I spent this last week with a family of people who were saying goodbye to the land that formed their history, and I watched as each in his or her own way made peace with what needed to be left behind.
Over time, I think, we all learn to be thankful for the blessings that come, not only from the past, but in the process of change: the love shared, the lessons learned, the paths not taken, the gifts that have a way of waiting, just around the bend. But that moment of goodbye is rarely easy...
Those of you who know me well may have heard me refer to something
called "Broccoli Theory." It's my own theory; I call it that because
broccoli is sort of like a fractal: the more you look at it, the more
complex and interconnected it appears.
My theory -- which came initially from being a
photographer -- is this: if you truly pay attention to almost anything
you can discover it is infinitely more complex and interesting than you may have thought -- and way more connected to other objects, events and instances in your life than you may have realized.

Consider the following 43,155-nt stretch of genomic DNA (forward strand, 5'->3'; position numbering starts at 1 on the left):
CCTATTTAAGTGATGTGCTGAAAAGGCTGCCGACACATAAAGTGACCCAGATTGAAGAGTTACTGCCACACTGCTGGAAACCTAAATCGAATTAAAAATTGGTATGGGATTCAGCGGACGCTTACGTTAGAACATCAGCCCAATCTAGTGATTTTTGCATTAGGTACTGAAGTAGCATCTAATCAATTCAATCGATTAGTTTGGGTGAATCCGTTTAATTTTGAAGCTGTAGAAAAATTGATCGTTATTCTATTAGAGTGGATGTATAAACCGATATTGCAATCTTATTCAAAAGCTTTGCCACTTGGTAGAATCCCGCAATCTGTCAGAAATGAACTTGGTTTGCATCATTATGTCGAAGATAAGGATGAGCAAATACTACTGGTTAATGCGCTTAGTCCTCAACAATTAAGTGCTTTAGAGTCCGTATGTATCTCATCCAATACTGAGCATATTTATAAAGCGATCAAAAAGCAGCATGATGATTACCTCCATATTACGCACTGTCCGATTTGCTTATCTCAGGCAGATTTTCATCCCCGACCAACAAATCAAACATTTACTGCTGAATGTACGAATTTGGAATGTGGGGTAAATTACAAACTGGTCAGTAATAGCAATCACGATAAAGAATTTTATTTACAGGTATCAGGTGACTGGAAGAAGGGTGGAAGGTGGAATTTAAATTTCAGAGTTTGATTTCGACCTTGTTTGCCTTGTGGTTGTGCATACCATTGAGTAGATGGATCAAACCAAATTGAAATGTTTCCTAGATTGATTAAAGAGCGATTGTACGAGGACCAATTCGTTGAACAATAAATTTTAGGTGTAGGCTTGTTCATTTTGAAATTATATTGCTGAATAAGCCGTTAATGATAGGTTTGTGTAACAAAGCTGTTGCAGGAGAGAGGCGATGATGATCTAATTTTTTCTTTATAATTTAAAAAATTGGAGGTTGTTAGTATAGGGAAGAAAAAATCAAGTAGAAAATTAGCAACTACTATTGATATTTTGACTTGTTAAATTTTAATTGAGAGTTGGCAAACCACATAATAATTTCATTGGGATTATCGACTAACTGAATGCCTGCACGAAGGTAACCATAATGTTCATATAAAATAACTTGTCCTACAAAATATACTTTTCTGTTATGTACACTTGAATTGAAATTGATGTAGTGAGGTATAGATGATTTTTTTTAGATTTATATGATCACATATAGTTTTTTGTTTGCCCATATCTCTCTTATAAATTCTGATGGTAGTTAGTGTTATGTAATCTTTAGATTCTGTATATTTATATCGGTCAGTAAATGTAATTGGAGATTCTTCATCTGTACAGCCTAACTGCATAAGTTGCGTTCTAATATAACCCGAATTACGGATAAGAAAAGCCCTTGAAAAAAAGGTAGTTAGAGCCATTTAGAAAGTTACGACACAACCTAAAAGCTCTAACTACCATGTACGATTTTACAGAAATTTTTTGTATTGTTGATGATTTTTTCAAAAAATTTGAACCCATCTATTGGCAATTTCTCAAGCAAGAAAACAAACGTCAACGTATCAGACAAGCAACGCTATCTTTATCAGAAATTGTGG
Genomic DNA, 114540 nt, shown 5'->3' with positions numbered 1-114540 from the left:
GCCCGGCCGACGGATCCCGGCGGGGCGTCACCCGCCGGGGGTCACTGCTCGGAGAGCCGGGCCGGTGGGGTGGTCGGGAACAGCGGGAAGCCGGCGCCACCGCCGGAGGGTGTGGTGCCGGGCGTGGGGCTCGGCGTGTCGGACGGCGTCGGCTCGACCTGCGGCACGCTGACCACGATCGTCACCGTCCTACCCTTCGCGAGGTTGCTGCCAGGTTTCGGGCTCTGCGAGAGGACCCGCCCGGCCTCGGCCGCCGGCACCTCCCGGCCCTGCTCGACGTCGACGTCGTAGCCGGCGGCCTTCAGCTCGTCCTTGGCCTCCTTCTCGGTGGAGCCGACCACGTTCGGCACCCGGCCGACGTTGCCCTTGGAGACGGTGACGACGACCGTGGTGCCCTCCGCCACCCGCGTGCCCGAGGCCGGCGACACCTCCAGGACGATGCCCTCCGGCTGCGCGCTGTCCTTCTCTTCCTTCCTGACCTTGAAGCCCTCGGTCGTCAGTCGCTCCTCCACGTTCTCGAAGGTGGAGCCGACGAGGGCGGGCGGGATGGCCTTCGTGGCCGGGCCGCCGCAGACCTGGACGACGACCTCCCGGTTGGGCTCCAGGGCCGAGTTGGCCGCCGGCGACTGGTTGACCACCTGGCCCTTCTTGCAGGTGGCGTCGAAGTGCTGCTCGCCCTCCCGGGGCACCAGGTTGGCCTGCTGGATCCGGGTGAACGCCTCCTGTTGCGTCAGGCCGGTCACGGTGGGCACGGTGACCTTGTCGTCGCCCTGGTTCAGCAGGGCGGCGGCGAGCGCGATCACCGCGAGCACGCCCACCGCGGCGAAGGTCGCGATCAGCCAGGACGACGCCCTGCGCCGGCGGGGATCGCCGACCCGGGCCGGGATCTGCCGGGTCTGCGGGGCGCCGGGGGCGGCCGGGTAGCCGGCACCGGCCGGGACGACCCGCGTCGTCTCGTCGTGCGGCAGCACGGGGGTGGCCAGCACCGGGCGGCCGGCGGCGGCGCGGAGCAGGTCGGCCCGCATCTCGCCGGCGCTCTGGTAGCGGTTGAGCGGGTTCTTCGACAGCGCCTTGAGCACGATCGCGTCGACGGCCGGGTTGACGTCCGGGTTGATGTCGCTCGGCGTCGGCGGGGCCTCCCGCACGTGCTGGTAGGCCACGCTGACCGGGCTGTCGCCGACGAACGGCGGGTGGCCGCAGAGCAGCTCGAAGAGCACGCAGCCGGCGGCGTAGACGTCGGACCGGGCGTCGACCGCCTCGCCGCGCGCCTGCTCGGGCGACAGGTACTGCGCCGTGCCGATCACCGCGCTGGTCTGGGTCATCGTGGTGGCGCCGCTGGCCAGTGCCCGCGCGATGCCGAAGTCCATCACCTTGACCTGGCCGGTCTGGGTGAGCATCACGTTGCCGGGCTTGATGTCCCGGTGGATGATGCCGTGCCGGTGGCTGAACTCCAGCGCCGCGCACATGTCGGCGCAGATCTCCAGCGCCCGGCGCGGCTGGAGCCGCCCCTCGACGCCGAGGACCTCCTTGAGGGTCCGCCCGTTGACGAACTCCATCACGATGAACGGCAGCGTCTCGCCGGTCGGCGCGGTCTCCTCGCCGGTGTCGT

This image, for example -- one of many taken in and around Iowa over the last week -- was nothing much to speak of as a color photo. But out of curiosity, I converted it to black and white and now I love it!
... which just goes to show: it's all in how you look at things. Even a person, who might not strike you initially as worth getting to know, might turn out to have amazing depths if viewed from another perspective.
Take my husband, for example, whom I disliked intensely on sight: I didn't like his looks, I didn't like his attitude... But the more I came to know him (thank heaven for his persistence and determination!), the more I found to like -- so much so that marrying him seemed to be an obvious choice. We've been married almost 30 years now, and I still keep finding new depths to his personality -- a pretty much constant source of joy...
Learn the alchemy true human beings know. The moment you accept what troubles you've been given, the door will open. Welcome difficulty, as a familiar comrade. Joke with torment brought by the Friend. Sorrows are the rags of old clothes and jackets that serve to cover, and then are taken off. That undressing, and the naked body underneath, is the sweetness that comes after grief.